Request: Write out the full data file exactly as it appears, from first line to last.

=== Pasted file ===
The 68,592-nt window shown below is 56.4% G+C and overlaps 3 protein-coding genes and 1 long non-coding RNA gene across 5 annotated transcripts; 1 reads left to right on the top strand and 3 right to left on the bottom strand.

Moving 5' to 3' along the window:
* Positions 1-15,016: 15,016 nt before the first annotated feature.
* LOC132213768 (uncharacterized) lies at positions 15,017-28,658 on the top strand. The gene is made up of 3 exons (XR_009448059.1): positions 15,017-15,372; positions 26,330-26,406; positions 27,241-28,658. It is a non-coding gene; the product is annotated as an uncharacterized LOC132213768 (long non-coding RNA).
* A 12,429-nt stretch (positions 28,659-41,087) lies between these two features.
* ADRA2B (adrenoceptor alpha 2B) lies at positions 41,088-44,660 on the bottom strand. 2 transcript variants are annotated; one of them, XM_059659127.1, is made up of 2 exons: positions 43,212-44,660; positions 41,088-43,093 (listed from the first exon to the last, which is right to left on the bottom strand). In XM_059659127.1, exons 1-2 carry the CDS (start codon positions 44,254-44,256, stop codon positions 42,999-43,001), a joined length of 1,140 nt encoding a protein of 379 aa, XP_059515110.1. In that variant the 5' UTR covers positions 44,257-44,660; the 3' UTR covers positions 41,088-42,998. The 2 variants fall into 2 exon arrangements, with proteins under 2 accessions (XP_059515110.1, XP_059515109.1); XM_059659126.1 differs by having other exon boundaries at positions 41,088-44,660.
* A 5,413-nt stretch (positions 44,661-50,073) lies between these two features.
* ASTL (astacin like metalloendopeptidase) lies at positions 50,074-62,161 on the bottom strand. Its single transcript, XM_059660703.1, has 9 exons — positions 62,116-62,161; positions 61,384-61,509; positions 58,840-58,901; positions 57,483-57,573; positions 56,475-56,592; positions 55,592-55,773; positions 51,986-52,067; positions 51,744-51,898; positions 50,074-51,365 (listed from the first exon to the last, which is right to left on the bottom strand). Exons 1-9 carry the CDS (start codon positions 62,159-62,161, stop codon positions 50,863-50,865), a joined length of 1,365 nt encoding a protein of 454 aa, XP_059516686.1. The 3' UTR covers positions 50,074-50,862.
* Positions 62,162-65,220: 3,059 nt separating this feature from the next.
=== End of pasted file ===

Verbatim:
The 68,592-nt window shown below is 56.4% G+C and overlaps 3 protein-coding genes and 1 long non-coding RNA gene across 5 annotated transcripts; 1 reads left to right on the top strand and 3 right to left on the bottom strand.

Moving 5' to 3' along the window:
* Positions 1-15,016: 15,016 nt before the first annotated feature.
* LOC132213768 (uncharacterized) lies at positions 15,017-28,658 on the top strand. The gene is made up of 3 exons (XR_009448059.1): positions 15,017-15,372; positions 26,330-26,406; positions 27,241-28,658. It is a non-coding gene; the product is annotated as an uncharacterized LOC132213768 (long non-coding RNA).
* A 12,429-nt stretch (positions 28,659-41,087) lies between these two features.
* ADRA2B (adrenoceptor alpha 2B) lies at positions 41,088-44,660 on the bottom strand. 2 transcript variants are annotated; one of them, XM_059659127.1, is made up of 2 exons: positions 43,212-44,660; positions 41,088-43,093 (listed from the first exon to the last, which is right to left on the bottom strand). In XM_059659127.1, exons 1-2 carry the CDS (start codon positions 44,254-44,256, stop codon positions 42,999-43,001), a joined length of 1,140 nt encoding a protein of 379 aa, XP_059515110.1. In that variant the 5' UTR covers positions 44,257-44,660; the 3' UTR covers positions 41,088-42,998. The 2 variants fall into 2 exon arrangements, with proteins under 2 accessions (XP_059515110.1, XP_059515109.1); XM_059659126.1 differs by having other exon boundaries at positions 41,088-44,660.
* A 5,413-nt stretch (positions 44,661-50,073) lies between these two features.
* ASTL (astacin like metalloendopeptidase) lies at positions 50,074-62,161 on the bottom strand. Its single transcript, XM_059660703.1, has 9 exons — positions 62,116-62,161; positions 61,384-61,509; positions 58,840-58,901; positions 57,483-57,573; positions 56,475-56,592; positions 55,592-55,773; positions 51,986-52,067; positions 51,744-51,898; positions 50,074-51,365 (listed from the first exon to the last, which is right to left on the bottom strand). Exons 1-9 carry the CDS (start codon positions 62,159-62,161, stop codon positions 50,863-50,865), a joined length of 1,365 nt encoding a protein of 454 aa, XP_059516686.1. The 3' UTR covers positions 50,074-50,862.
* Positions 62,162-65,220: 3,059 nt separating this feature from the next.